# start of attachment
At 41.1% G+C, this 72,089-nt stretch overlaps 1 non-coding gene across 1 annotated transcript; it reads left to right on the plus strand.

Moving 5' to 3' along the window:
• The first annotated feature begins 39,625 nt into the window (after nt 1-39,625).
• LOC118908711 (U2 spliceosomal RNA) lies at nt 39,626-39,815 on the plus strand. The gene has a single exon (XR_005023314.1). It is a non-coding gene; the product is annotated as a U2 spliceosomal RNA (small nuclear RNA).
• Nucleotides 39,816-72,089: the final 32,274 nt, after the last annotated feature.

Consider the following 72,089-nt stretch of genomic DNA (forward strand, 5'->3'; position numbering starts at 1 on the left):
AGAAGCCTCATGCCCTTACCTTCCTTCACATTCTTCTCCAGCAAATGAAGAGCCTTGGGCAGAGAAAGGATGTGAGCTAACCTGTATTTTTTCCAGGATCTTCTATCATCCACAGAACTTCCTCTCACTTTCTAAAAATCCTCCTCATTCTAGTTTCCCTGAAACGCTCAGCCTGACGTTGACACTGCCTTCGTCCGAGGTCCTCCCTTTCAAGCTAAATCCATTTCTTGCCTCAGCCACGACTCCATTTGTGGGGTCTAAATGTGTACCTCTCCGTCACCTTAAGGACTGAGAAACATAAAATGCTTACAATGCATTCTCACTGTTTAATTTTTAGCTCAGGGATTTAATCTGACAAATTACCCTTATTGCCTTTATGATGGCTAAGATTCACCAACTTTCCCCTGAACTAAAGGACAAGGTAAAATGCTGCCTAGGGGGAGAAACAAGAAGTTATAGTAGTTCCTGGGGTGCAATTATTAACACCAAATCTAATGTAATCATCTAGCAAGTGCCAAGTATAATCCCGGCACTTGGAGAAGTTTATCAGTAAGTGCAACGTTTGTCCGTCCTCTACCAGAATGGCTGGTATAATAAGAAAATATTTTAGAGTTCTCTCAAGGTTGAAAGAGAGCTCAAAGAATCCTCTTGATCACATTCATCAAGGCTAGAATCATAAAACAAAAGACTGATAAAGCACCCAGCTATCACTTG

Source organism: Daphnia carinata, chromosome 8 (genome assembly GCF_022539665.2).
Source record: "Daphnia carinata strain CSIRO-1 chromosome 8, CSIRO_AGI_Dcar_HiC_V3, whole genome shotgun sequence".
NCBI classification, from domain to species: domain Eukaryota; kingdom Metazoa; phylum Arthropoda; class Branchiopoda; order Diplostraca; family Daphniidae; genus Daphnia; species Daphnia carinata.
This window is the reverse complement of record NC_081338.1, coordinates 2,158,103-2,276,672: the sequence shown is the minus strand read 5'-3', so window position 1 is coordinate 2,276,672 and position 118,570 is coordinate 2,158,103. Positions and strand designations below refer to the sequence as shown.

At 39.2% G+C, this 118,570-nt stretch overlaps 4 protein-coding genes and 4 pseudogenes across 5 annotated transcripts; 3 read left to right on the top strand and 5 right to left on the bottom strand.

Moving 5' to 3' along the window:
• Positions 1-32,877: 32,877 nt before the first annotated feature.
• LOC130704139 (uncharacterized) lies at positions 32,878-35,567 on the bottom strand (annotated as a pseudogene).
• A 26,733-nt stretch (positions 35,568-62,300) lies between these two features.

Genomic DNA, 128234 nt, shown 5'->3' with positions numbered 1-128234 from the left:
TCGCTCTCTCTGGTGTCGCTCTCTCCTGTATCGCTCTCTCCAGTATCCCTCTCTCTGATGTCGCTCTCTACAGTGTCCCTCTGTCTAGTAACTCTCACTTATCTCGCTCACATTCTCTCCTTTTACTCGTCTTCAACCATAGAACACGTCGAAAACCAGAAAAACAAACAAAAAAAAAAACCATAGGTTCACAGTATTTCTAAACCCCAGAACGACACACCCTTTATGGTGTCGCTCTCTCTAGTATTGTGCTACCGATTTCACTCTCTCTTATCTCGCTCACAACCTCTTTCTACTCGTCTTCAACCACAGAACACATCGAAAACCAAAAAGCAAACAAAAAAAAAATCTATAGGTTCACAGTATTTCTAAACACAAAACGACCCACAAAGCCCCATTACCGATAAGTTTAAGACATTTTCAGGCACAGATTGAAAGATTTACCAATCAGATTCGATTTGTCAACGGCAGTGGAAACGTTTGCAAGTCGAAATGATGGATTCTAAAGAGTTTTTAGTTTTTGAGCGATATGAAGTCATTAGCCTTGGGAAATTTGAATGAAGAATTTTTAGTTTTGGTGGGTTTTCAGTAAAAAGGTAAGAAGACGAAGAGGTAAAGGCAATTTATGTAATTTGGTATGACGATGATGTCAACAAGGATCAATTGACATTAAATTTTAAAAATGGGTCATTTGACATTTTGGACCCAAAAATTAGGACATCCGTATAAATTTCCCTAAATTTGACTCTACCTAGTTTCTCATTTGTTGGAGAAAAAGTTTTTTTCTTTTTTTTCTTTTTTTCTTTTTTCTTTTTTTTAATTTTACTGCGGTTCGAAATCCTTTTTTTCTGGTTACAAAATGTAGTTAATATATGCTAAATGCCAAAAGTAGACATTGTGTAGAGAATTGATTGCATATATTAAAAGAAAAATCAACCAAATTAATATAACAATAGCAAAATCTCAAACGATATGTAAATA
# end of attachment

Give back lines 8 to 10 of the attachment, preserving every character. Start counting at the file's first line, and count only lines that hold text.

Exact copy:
Source organism: Daphnia carinata, chromosome 8 (genome assembly GCF_022539665.2).
Source record: "Daphnia carinata strain CSIRO-1 chromosome 8, CSIRO_AGI_Dcar_HiC_V3, whole genome shotgun sequence".
NCBI classification, from domain to species: domain Eukaryota; kingdom Metazoa; phylum Arthropoda; class Branchiopoda; order Diplostraca; family Daphniidae; genus Daphnia; species Daphnia carinata.